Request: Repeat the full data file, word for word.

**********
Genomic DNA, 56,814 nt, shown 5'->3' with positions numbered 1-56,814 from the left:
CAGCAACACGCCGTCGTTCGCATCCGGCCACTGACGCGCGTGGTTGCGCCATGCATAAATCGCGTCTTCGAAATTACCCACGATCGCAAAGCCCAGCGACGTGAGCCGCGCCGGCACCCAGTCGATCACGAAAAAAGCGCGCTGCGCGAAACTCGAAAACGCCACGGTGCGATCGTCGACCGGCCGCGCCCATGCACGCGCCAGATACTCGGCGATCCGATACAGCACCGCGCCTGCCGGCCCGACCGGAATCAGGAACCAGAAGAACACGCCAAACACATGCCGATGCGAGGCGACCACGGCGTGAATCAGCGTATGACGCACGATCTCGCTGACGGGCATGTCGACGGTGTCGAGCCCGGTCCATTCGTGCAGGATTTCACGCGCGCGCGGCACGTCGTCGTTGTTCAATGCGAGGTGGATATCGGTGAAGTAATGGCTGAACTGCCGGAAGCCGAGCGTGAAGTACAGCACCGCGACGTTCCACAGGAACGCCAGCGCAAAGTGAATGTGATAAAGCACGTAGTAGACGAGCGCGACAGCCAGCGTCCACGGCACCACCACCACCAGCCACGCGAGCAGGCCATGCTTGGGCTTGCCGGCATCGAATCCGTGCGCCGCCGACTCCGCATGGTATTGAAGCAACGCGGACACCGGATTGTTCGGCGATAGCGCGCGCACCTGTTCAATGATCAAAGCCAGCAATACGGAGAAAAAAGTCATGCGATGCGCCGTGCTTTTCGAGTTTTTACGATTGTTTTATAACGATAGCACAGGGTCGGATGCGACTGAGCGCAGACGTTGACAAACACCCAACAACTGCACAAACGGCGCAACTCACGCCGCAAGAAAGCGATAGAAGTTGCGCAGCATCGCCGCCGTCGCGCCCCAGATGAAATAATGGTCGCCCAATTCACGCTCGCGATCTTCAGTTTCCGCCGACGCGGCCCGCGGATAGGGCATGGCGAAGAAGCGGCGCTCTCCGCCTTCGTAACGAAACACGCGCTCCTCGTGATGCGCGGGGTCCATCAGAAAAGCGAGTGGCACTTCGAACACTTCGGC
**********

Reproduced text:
Genomic DNA, 56,814 nt, shown 5'->3' with positions numbered 1-56,814 from the left:
CAGCAACACGCCGTCGTTCGCATCCGGCCACTGACGCGCGTGGTTGCGCCATGCATAAATCGCGTCTTCGAAATTACCCACGATCGCAAAGCCCAGCGACGTGAGCCGCGCCGGCACCCAGTCGATCACGAAAAAAGCGCGCTGCGCGAAACTCGAAAACGCCACGGTGCGATCGTCGACCGGCCGCGCCCATGCACGCGCCAGATACTCGGCGATCCGATACAGCACCGCGCCTGCCGGCCCGACCGGAATCAGGAACCAGAAGAACACGCCAAACACATGCCGATGCGAGGCGACCACGGCGTGAATCAGCGTATGACGCACGATCTCGCTGACGGGCATGTCGACGGTGTCGAGCCCGGTCCATTCGTGCAGGATTTCACGCGCGCGCGGCACGTCGTCGTTGTTCAATGCGAGGTGGATATCGGTGAAGTAATGGCTGAACTGCCGGAAGCCGAGCGTGAAGTACAGCACCGCGACGTTCCACAGGAACGCCAGCGCAAAGTGAATGTGATAAAGCACGTAGTAGACGAGCGCGACAGCCAGCGTCCACGGCACCACCACCACCAGCCACGCGAGCAGGCCATGCTTGGGCTTGCCGGCATCGAATCCGTGCGCCGCCGACTCCGCATGGTATTGAAGCAACGCGGACACCGGATTGTTCGGCGATAGCGCGCGCACCTGTTCAATGATCAAAGCCAGCAATACGGAGAAAAAAGTCATGCGATGCGCCGTGCTTTTCGAGTTTTTACGATTGTTTTATAACGATAGCACAGGGTCGGATGCGACTGAGCGCAGACGTTGACAAACACCCAACAACTGCACAAACGGCGCAACTCACGCCGCAAGAAAGCGATAGAAGTTGCGCAGCATCGCCGCCGTCGCGCCCCAGATGAAATAATGGTCGCCCAATTCACGCTCGCGATCTTCAGTTTCCGCCGACGCGGCCCGCGGATAGGGCATGGCGAAGAAGCGGCGCTCTCCGCCTTCGTAACGAAACACGCGCTCCTCGTGATGCGCGGGGTCCATCAGAAAAGCGAGTGGCACTTCGAACACTTCGGC